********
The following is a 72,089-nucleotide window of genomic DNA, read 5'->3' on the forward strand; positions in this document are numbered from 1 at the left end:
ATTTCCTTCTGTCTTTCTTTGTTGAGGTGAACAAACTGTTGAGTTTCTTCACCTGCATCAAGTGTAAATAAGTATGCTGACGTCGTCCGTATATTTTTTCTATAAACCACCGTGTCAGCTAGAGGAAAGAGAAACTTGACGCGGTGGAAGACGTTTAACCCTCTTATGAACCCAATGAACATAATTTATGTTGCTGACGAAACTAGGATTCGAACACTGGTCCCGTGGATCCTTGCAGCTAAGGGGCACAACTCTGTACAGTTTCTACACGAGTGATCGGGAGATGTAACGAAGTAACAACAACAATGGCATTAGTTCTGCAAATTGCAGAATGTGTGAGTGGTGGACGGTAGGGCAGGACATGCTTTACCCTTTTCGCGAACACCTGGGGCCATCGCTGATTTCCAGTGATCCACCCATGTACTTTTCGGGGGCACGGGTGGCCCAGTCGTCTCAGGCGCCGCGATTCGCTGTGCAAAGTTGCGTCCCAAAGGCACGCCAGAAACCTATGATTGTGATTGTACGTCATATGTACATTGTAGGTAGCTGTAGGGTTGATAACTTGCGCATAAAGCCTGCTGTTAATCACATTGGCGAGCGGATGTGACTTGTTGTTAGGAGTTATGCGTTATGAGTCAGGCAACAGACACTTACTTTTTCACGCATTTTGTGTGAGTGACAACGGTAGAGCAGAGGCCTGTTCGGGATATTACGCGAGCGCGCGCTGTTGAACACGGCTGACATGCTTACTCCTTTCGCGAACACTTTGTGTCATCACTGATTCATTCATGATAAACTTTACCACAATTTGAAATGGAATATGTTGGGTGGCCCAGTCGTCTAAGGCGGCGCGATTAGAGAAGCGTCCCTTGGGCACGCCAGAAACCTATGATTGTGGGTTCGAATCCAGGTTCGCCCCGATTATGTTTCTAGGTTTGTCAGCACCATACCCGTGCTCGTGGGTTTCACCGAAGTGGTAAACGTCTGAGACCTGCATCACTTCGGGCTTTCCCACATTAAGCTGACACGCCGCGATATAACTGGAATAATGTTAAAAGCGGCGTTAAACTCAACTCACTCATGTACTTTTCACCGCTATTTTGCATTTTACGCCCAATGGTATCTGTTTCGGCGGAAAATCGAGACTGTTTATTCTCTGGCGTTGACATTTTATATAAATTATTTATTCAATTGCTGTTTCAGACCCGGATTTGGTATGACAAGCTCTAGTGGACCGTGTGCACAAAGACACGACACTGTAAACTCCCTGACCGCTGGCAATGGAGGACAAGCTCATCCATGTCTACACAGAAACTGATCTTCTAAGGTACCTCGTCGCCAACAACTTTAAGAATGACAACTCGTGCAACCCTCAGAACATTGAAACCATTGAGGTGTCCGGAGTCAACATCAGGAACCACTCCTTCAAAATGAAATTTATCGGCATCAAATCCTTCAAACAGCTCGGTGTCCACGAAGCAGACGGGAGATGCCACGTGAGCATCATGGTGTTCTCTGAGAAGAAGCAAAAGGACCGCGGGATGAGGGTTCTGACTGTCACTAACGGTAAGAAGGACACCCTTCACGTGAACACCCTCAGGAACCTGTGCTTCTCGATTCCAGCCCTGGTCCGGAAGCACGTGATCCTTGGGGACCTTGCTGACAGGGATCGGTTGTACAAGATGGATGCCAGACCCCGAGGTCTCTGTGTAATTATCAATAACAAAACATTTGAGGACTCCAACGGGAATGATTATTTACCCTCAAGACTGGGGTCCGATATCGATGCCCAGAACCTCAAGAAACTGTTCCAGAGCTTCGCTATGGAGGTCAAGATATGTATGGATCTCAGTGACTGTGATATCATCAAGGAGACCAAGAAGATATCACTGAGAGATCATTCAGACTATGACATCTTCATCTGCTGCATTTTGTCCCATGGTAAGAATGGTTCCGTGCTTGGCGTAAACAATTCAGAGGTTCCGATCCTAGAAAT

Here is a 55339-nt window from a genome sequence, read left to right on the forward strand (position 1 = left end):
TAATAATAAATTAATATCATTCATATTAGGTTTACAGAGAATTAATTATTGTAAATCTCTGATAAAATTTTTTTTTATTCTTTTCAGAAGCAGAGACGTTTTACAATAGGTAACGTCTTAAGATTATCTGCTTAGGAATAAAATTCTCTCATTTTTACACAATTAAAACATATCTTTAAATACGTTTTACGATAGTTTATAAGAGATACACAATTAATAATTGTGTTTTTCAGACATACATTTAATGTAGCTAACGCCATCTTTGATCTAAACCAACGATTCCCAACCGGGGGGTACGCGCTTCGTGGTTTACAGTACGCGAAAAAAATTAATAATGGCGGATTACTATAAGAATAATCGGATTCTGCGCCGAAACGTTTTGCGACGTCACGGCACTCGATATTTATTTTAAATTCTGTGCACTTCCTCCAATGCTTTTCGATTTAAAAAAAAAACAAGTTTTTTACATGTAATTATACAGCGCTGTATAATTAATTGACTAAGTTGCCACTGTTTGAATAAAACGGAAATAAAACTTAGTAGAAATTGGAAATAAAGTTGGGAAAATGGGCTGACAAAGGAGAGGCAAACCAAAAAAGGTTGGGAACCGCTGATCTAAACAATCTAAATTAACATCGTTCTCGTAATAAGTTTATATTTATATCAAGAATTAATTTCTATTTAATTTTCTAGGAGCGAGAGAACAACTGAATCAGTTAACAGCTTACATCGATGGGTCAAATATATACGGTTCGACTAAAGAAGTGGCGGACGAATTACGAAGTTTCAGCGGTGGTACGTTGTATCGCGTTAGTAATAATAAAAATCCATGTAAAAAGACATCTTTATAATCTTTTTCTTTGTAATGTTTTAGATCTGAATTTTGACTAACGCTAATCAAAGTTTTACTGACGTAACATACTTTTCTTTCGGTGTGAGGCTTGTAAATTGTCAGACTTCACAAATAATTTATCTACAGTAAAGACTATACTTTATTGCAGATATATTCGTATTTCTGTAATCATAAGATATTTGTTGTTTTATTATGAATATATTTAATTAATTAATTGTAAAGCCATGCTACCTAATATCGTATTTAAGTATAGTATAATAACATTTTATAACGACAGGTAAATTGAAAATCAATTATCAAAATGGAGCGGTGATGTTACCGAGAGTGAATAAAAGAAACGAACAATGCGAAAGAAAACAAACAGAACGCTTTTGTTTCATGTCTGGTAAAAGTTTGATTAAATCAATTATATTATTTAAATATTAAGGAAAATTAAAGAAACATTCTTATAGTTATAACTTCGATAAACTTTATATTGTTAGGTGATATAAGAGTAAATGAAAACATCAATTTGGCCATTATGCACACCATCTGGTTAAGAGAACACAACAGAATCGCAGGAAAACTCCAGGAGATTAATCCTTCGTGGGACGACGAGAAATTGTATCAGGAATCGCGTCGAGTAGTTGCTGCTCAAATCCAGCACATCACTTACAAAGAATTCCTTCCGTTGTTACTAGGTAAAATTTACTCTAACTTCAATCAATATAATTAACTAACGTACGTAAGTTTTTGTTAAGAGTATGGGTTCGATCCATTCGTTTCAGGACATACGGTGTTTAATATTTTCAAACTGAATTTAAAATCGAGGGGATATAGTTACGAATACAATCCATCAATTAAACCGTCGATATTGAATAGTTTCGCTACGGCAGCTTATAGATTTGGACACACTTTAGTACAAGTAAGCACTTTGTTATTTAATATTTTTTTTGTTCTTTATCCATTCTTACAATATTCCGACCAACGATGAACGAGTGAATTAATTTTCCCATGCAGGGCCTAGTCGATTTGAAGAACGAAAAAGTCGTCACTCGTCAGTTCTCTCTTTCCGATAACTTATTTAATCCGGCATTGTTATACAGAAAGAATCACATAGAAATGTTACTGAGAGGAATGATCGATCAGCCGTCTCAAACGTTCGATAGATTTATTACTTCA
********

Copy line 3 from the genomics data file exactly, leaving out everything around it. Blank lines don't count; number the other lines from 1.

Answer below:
Here is a 55339-nt window from a genome sequence, read left to right on the forward strand (position 1 = left end):